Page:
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February 19th, 2010
09:20 AM ET

Media play fast, loose with Times' Paterson story

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Brent Cunningham
Special to CNN

"Dewey Defeats Truman," "Kerry's Choice: Dem Picks Gephardt," and, now, "Looming Paterson Scandal Involves Affair with N.Y. Woman" - if and when The New York Times reports it. Or not.

In case you missed it (you'd be lucky if you did), more than two weeks of feverish press speculation about a coming "bombshell" story in the Times culminated Wednesday when the Times published the piece - which was about New York Gov. David A. Paterson's driver-turned-top aide, not the governor himself - and it contained none of the salacious sexual and drug-related gossip that news outlets from Gawker to The Associated Press had been tittering (and tweeting) about. (For examples of said tittering, go here, here and here.)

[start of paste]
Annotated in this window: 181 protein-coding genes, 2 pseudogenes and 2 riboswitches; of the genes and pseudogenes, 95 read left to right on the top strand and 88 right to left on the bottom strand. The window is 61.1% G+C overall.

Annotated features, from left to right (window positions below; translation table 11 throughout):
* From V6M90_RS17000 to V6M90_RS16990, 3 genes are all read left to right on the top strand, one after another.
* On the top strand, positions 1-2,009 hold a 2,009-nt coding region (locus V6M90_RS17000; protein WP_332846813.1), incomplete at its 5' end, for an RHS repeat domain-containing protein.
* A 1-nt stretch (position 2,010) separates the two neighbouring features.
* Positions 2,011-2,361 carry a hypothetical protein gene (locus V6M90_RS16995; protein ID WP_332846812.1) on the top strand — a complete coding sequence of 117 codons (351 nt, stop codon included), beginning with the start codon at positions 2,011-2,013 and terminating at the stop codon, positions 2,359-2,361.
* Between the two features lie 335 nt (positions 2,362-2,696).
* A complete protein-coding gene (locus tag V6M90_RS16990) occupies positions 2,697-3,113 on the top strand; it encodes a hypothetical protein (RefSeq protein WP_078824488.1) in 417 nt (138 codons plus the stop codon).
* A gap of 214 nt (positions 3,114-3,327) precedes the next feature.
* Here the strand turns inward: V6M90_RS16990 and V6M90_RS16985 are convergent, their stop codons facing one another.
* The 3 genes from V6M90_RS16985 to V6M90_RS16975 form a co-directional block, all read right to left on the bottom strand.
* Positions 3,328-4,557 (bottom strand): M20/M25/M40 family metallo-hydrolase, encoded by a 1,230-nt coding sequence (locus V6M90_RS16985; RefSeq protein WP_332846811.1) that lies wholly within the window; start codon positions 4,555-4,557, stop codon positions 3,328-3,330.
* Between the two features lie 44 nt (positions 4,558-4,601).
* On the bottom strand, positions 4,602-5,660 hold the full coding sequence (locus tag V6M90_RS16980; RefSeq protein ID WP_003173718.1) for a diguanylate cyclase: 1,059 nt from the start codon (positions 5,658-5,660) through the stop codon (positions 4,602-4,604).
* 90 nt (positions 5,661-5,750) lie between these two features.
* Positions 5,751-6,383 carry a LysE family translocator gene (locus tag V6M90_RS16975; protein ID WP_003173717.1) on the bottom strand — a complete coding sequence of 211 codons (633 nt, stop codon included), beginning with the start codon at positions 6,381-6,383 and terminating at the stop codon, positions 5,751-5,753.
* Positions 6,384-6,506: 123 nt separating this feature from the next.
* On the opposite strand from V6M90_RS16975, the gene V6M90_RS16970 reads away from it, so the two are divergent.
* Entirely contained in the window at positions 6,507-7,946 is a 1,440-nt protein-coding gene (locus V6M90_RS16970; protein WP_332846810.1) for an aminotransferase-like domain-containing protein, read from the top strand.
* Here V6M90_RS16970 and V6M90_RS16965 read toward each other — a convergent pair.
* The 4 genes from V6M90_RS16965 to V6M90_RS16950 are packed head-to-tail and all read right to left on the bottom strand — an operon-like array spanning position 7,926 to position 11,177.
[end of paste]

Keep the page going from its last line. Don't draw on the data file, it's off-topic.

Speed has always been a source of trouble for journalism, even when news had cycles calibrated to days, not seconds, and it was simply a matter of competitive pressure - an honorable if largely obsolete journalistic tradition that over the years has fueled some excellent work.

But the speed problem on display in the Paterson debacle wasn't the kind of competitive haste that produced the infamous Dewey headline. Rather, it is the product of an information culture where electronic publishing is easy and too often disconnected from the journalistic checks and balances created to prevent gaffes.

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Filed under: New York Times
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